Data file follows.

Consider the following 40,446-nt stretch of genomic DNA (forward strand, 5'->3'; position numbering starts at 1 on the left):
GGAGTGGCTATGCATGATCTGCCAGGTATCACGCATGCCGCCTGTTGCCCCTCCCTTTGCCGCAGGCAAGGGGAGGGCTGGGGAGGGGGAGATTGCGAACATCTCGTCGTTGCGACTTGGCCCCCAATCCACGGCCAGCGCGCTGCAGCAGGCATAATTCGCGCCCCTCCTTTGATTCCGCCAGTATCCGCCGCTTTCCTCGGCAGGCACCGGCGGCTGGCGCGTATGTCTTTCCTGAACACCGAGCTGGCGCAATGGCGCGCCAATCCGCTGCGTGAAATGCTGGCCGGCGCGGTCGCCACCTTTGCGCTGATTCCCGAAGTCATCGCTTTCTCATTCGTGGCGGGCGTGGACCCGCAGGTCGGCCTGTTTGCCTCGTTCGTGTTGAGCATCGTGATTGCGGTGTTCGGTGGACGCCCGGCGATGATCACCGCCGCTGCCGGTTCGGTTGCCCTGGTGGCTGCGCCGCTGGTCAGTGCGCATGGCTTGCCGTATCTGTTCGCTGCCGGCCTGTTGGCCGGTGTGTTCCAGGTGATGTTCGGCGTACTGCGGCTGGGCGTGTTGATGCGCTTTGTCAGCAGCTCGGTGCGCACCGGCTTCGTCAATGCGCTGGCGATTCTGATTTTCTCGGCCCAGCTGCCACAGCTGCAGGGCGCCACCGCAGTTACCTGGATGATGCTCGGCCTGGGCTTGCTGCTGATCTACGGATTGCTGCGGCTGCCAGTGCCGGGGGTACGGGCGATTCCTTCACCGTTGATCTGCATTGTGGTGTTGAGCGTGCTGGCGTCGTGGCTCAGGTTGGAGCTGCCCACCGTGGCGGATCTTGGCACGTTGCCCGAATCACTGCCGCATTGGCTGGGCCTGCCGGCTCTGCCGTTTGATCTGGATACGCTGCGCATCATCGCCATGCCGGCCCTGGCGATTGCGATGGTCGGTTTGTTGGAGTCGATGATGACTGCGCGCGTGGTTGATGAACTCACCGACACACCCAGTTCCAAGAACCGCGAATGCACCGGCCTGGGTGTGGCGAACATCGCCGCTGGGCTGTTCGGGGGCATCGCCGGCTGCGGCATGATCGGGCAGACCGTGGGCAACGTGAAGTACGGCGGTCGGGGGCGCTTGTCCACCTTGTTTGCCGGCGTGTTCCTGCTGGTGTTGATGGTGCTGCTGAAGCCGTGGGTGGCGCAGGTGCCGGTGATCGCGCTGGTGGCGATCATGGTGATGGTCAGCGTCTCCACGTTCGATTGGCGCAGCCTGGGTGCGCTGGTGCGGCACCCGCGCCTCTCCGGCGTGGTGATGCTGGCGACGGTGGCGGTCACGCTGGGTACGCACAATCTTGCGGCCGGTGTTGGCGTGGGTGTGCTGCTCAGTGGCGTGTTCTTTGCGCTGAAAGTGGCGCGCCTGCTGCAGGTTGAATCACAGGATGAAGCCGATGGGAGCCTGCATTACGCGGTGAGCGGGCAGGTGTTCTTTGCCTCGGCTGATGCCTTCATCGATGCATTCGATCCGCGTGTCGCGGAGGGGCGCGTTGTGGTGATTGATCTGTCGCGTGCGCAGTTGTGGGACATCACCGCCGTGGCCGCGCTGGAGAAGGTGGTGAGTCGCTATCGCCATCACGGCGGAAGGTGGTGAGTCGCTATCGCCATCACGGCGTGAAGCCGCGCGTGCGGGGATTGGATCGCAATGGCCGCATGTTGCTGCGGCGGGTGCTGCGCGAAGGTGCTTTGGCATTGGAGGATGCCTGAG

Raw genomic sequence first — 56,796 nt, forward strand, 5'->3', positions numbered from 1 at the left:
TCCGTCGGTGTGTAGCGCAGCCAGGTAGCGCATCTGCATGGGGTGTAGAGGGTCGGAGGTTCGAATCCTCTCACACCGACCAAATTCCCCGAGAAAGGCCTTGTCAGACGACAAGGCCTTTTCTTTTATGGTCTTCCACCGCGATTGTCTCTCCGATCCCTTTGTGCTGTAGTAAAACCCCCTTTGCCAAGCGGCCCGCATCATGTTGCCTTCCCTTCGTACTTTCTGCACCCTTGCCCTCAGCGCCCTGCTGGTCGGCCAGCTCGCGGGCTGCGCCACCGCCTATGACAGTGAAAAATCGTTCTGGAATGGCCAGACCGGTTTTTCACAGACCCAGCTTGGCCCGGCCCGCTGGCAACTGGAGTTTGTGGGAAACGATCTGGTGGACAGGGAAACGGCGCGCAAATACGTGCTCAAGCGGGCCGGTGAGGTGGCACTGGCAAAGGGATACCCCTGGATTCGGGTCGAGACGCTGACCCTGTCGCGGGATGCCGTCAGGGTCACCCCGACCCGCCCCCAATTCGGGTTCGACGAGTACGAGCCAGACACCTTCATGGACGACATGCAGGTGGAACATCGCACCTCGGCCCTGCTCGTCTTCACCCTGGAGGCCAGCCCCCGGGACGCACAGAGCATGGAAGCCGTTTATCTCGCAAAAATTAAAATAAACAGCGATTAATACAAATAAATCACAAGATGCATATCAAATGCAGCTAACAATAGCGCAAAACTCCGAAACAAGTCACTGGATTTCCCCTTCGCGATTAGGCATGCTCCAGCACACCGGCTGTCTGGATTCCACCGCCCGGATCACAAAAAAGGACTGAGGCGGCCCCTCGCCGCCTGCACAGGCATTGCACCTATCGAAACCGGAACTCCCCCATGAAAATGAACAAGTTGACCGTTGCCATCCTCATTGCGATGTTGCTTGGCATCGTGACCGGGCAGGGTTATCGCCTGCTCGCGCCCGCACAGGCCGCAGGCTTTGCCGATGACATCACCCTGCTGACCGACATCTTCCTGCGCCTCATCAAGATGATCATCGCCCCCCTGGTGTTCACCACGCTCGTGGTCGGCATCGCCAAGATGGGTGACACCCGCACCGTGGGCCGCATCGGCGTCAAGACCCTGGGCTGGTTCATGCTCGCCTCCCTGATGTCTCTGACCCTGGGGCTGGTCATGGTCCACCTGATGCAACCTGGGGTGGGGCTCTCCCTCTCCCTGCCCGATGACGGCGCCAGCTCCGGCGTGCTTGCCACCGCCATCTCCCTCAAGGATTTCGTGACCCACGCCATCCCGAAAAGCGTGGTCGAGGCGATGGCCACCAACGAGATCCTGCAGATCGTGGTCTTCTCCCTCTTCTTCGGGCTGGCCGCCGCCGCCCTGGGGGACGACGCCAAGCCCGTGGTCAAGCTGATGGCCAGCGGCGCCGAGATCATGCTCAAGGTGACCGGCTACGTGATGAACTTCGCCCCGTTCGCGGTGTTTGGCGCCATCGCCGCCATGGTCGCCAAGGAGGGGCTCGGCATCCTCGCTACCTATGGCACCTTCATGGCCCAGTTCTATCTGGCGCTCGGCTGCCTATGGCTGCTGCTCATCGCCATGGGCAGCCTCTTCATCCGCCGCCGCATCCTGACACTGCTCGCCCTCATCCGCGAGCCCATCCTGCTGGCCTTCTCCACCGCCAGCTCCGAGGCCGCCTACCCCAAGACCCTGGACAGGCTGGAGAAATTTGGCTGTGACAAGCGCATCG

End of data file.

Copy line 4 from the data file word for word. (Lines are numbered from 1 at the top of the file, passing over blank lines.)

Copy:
TCCGTCGGTGTGTAGCGCAGCCAGGTAGCGCATCTGCATGGGGTGTAGAGGGTCGGAGGTTCGAATCCTCTCACACCGACCAAATTCCCCGAGAAAGGCCTTGTCAGACGACAAGGCCTTTTCTTTTATGGTCTTCCACCGCGATTGTCTCTCCGATCCCTTTGTGCTGTAGTAAAACCCCCTTTGCCAAGCGGCCCGCATCATGTTGCCTTCCCTTCGTACTTTCTGCACCCTTGCCCTCAGCGCCCTGCTGGTCGGCCAGCTCGCGGGCTGCGCCACCGCCTATGACAGTGAAAAATCGTTCTGGAATGGCCAGACCGGTTTTTCACAGACCCAGCTTGGCCCGGCCCGCTGGCAACTGGAGTTTGTGGGAAACGATCTGGTGGACAGGGAAACGGCGCGCAAATACGTGCTCAAGCGGGCCGGTGAGGTGGCACTGGCAAAGGGATACCCCTGGATTCGGGTCGAGACGCTGACCCTGTCGCGGGATGCCGTCAGGGTCACCCCGACCCGCCCCCAATTCGGGTTCGACGAGTACGAGCCAGACACCTTCATGGACGACATGCAGGTGGAACATCGCACCTCGGCCCTGCTCGTCTTCACCCTGGAGGCCAGCCCCCGGGACGCACAGAGCATGGAAGCCGTTTATCTCGCAAAAATTAAAATAAACAGCGATTAATACAAATAAATCACAAGATGCATATCAAATGCAGCTAACAATAGCGCAAAACTCCGAAACAAGTCACTGGATTTCCCCTTCGCGATTAGGCATGCTCCAGCACACCGGCTGTCTGGATTCCACCGCCCGGATCACAAAAAAGGACTGAGGCGGCCCCTCGCCGCCTGCACAGGCATTGCACCTATCGAAACCGGAACTCCCCCATGAAAATGAACAAGTTGACCGTTGCCATCCTCATTGCGATGTTGCTTGGCATCGTGACCGGGCAGGGTTATCGCCTGCTCGCGCCCGCACAGGCCGCAGGCTTTGCCGATGACATCACCCTGCTGACCGACATCTTCCTGCGCCTCATCAAGATGATCATCGCCCCCCTGGTGTTCACCACGCTCGTGGTCGGCATCGCCAAGATGGGTGACACCCGCACCGTGGGCCGCATCGGCGTCAAGACCCTGGGCTGGTTCATGCTCGCCTCCCTGATGTCTCTGACCCTGGGGCTGGTCATGGTCCACCTGATGCAACCTGGGGTGGGGCTCTCCCTCTCCCTGCCCGATGACGGCGCCAGCTCCGGCGTGCTTGCCACCGCCATCTCCCTCAAGGATTTCGTGACCCACGCCATCCCGAAAAGCGTGGTCGAGGCGATGGCCACCAACGAGATCCTGCAGATCGTGGTCTTCTCCCTCTTCTTCGGGCTGGCCGCCGCCGCCCTGGGGGACGACGCCAAGCCCGTGGTCAAGCTGATGGCCAGCGGCGCCGAGATCATGCTCAAGGTGACCGGCTACGTGATGAACTTCGCCCCGTTCGCGGTGTTTGGCGCCATCGCCGCCATGGTCGCCAAGGAGGGGCTCGGCATCCTCGCTACCTATGGCACCTTCATGGCCCAGTTCTATCTGGCGCTCGGCTGCCTATGGCTGCTGCTCATCGCCATGGGCAGCCTCTTCATCCGCCGCCGCATCCTGACACTGCTCGCCCTCATCCGCGAGCCCATCCTGCTGGCCTTCTCCACCGCCAGCTCCGAGGCCGCCTACCCCAAGACCCTGGACAGGCTGGAGAAATTTGGCTGTGACAAGCGCATCG